In Scotland, only the value of the pensions you have both built up during your marriage or civil partnership is taken into account. This means that anything built up before you were married/became civil partners or anything built up after your date of separation does not count. Your pensions will be valued at the date of separation.Back to top
What if we separate overseas? Do I still only have 93 days to move out?
If your family is returning to the UK from overseas following a PStat Cat change /estrangement the soldier should apply for a SFA in the UK for their spouse. Amey Occupancy Services should then notify the Loss of Entitlement Team (LOET) of the move-in date once arranged. The LOET will wait for the move-in to be confirmed and will then issue a Notice To Vacate (NTV) to both parties for a 93 day notice period. Please be aware that the LOET carry out a Proportionality Exercise review to ascertain the future plans of the spouse. The spouse will become liable to pay Damage For Trespass rates from the expiry of the NTV if they haven’t vacated the SFA and DIO may then commence the legal process to gain possession of the SFA – which usually takes around eleven weeks from requesting to eviction.
Be aware that the allocation of an SFA to an estranged spouse/civil partner after change in PStat category may be seen by Local Housing Authorities (LHA) as re-housing and may prejudice LHA housing allocations. For this reason, try to delay the change in PStat category until you return to the UK and are allocated an SFA.
I am a divorced Service person posted overseas, will the Army pay for my children to visit?
The current rules state that divorced Service personnel are not entitled to funded School Children’s Visits for their children to visit them overseas.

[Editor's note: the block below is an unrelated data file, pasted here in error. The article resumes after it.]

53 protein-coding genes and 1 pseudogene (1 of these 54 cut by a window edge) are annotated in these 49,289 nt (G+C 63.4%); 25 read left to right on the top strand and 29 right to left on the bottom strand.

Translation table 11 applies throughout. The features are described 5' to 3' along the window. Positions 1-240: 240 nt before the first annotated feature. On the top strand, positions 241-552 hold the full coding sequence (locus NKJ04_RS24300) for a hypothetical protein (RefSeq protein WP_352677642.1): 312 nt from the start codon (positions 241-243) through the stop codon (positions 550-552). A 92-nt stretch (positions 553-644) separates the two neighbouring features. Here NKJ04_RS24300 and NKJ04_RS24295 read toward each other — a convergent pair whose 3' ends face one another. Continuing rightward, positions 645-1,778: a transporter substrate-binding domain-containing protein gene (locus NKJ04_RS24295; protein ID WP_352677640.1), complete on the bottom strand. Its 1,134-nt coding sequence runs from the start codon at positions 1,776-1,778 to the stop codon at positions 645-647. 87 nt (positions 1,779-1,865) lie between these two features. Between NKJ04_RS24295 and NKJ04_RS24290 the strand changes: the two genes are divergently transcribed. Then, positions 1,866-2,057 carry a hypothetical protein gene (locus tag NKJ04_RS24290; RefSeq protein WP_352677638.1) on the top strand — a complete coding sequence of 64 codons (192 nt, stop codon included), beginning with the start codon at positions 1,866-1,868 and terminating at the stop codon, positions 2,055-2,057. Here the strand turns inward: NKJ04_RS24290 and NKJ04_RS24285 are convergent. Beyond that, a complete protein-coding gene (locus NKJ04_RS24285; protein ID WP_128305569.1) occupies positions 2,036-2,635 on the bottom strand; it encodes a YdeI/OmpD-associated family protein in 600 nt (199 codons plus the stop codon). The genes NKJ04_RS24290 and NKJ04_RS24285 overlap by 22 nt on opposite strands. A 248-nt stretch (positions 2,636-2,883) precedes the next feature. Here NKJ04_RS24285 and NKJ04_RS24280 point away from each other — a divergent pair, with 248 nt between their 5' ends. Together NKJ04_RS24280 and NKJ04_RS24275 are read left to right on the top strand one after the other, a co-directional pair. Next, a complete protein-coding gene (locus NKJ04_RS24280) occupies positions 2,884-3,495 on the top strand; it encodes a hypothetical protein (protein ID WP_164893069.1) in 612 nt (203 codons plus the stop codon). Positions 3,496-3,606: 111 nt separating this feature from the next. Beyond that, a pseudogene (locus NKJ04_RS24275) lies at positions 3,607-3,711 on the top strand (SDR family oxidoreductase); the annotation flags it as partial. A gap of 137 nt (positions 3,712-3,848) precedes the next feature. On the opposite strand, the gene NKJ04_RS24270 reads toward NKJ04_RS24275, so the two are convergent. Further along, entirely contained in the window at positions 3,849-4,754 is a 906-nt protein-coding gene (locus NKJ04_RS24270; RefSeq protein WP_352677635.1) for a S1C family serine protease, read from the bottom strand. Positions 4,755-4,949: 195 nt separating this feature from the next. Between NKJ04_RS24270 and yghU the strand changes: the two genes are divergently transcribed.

We have children from a previous relationship but am now married to a Service person who has been posted overseas for their next job. Do I have to get permission to take my children from my previous relationship with us?
If you have children from a previous relationship that you wish to take overseas, whether as a spouse or as a Service person, it is best to seek professional legal advice as you will need permission from the other parent.
How can I get help finding or changing my job?
There are some circumstances when a divorcing spouse may need to change careers or start a new one. This could be because of a move to a new location or because of the fact that becoming a single parent now requires more flexibility in order to support your family. However, inevitably your financial situation will have changed too which often means you may need to increase your income.
In the first instance you may need to talk to your employer about flexible or home working options to enable you to begin divorce proceedings. Please visit the ACAS website for more information and guidance about how to do this.
When the time is right to start looking for your new career, please visit Forces Families Jobs and upload your CV. You will be able to search and apply online as well as set up job alerts for specific jobs, locations and salaries. You might also want to consider opportunities for training on the site.
Please contact email@example.com for further advice.Back to top
If you decide to separate and the non-serving spouse has primary care responsibility for the child(ren), the Service person will no longer be eligible to claim CEA. Once the Service person has changed their Personal Status Category (PStatCat), they will only be able to claim CEA for one further academic term following that in which the change of status takes place.
If the child(ren) have started the two academic years leading to public exams (e.g. GCSEs, A-Levels and equivalent), they will be entitled to receive CEA until the end of that stage of education.
If the Service person becomes the primary carer for the child(ren) (PStatCat 2), they will need to submit an application for a new eligibility certificate and evidence needs to be provided that they are the child’s primary carer to retain CEA.